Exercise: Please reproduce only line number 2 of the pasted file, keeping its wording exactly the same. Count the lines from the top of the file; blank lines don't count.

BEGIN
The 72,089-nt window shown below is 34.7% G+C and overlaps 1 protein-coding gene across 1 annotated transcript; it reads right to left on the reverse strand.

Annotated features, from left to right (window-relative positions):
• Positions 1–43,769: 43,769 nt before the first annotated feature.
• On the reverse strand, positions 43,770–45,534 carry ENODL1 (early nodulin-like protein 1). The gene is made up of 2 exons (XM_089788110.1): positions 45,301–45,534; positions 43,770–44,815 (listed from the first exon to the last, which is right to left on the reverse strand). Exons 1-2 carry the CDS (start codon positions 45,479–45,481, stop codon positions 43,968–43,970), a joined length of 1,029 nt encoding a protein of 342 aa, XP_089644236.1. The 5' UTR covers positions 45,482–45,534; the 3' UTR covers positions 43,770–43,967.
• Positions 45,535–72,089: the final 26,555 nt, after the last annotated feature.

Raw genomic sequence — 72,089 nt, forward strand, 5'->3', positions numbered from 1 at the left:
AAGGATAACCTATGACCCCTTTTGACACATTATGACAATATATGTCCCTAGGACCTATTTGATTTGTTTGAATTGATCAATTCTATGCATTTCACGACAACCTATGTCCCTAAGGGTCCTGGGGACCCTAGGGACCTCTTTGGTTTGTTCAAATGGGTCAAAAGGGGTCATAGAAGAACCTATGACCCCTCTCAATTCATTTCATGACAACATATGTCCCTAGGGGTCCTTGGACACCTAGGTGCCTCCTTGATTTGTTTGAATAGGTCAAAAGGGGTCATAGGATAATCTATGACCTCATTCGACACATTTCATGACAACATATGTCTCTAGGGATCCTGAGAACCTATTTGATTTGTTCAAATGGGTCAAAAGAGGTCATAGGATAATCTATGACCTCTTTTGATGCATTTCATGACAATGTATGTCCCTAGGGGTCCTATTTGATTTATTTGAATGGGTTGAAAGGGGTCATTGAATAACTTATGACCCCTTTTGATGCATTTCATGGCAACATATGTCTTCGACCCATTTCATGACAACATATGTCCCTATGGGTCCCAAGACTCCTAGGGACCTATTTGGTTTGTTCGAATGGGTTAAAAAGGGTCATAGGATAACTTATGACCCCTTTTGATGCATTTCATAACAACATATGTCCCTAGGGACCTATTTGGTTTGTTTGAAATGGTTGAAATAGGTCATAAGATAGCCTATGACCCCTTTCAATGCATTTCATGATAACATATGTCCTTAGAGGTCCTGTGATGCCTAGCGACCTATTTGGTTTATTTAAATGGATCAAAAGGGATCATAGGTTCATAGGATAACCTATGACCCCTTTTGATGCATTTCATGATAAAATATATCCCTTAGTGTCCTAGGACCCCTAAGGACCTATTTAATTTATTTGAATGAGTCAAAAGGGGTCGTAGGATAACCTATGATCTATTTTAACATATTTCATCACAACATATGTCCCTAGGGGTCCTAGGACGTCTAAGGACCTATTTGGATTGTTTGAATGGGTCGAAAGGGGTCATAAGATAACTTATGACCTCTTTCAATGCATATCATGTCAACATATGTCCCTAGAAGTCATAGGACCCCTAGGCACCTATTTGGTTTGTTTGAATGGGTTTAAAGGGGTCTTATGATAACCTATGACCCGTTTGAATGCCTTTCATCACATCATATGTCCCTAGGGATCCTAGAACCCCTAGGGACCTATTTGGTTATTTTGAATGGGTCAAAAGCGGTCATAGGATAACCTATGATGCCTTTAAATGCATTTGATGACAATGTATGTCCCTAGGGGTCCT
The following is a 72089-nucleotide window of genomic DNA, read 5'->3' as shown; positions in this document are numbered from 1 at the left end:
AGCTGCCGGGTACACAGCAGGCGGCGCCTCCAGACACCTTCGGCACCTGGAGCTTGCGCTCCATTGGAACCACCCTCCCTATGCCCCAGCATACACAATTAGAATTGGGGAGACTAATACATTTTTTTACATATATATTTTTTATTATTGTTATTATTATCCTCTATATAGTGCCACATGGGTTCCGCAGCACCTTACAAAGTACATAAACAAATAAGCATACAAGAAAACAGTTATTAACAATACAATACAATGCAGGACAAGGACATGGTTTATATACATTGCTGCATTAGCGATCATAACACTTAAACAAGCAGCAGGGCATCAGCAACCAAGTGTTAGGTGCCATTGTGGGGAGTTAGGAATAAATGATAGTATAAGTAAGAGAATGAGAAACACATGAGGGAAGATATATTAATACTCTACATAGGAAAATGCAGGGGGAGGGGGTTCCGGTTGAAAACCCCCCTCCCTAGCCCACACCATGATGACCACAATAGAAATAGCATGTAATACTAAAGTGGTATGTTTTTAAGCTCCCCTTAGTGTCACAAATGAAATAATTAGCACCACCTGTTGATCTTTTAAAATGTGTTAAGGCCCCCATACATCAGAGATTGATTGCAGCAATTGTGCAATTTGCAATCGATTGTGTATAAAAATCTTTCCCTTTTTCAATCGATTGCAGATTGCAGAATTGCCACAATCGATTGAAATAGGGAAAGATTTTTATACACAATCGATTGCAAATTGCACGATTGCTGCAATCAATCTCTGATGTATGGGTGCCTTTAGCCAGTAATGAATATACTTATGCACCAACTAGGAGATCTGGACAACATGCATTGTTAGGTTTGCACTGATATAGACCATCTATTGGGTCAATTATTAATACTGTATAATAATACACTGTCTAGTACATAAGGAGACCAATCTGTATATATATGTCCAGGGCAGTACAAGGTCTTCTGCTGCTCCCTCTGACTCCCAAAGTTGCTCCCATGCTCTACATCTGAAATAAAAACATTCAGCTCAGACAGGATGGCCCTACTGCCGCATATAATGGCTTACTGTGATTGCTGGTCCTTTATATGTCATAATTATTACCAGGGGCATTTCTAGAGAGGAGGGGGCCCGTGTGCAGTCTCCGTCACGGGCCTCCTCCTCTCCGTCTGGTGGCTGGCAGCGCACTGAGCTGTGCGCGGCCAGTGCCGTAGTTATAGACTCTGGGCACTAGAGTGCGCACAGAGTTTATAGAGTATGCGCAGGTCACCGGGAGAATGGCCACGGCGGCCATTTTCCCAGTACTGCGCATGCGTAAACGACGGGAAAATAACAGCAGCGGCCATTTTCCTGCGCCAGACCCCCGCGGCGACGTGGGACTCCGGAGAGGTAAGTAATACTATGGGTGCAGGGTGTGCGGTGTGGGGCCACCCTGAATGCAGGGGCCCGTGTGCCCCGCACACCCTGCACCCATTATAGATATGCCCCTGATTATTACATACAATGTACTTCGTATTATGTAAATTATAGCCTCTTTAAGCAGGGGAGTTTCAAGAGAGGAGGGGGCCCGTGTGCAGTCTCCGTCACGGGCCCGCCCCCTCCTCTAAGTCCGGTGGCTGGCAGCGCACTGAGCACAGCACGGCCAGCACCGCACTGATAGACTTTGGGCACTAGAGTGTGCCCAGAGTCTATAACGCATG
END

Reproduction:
Annotated features, from left to right (window-relative positions):